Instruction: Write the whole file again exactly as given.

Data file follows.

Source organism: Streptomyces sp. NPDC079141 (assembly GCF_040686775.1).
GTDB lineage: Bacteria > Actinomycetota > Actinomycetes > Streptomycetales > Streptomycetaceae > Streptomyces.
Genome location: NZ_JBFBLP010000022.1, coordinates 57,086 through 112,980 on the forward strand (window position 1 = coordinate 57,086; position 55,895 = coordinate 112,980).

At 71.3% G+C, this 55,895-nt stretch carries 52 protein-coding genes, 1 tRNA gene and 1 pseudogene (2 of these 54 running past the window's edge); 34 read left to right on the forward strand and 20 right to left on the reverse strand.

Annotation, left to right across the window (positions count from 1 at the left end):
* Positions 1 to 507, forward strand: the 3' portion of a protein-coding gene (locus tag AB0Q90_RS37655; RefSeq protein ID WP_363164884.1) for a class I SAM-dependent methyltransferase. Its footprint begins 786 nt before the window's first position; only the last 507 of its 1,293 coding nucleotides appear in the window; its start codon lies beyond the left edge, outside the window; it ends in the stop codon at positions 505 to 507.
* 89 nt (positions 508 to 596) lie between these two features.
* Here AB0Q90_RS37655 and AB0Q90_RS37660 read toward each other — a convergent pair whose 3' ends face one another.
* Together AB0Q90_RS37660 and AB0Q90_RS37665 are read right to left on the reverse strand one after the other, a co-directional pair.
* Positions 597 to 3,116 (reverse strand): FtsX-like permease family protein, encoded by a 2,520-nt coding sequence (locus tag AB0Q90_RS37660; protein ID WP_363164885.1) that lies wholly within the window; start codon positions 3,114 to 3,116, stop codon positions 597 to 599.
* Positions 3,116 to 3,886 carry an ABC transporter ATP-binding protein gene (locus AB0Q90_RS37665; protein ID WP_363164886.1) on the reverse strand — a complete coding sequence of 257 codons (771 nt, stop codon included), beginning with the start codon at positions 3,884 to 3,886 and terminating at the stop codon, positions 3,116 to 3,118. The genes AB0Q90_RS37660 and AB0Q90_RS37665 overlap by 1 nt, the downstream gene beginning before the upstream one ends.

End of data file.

Source organism: Streptomyces sp. NPDC079141 (assembly GCF_040686775.1).
GTDB lineage: Bacteria > Actinomycetota > Actinomycetes > Streptomycetales > Streptomycetaceae > Streptomyces.
Genome location: NZ_JBFBLP010000022.1, coordinates 57,086 through 112,980 on the forward strand (window position 1 = coordinate 57,086; position 55,895 = coordinate 112,980).

At 71.3% G+C, this 55,895-nt stretch carries 52 protein-coding genes, 1 tRNA gene and 1 pseudogene (2 of these 54 running past the window's edge); 34 read left to right on the forward strand and 20 right to left on the reverse strand.

Annotation, left to right across the window (positions count from 1 at the left end):
* Positions 1 to 507, forward strand: the 3' portion of a protein-coding gene (locus tag AB0Q90_RS37655; RefSeq protein ID WP_363164884.1) for a class I SAM-dependent methyltransferase. Its footprint begins 786 nt before the window's first position; only the last 507 of its 1,293 coding nucleotides appear in the window; its start codon lies beyond the left edge, outside the window; it ends in the stop codon at positions 505 to 507.
* 89 nt (positions 508 to 596) lie between these two features.
* Here AB0Q90_RS37655 and AB0Q90_RS37660 read toward each other — a convergent pair whose 3' ends face one another.
* Together AB0Q90_RS37660 and AB0Q90_RS37665 are read right to left on the reverse strand one after the other, a co-directional pair.
* Positions 597 to 3,116 (reverse strand): FtsX-like permease family protein, encoded by a 2,520-nt coding sequence (locus tag AB0Q90_RS37660; protein ID WP_363164885.1) that lies wholly within the window; start codon positions 3,114 to 3,116, stop codon positions 597 to 599.
* Positions 3,116 to 3,886 carry an ABC transporter ATP-binding protein gene (locus AB0Q90_RS37665; protein ID WP_363164886.1) on the reverse strand — a complete coding sequence of 257 codons (771 nt, stop codon included), beginning with the start codon at positions 3,884 to 3,886 and terminating at the stop codon, positions 3,116 to 3,118. The genes AB0Q90_RS37660 and AB0Q90_RS37665 overlap by 1 nt, the downstream gene beginning before the upstream one ends.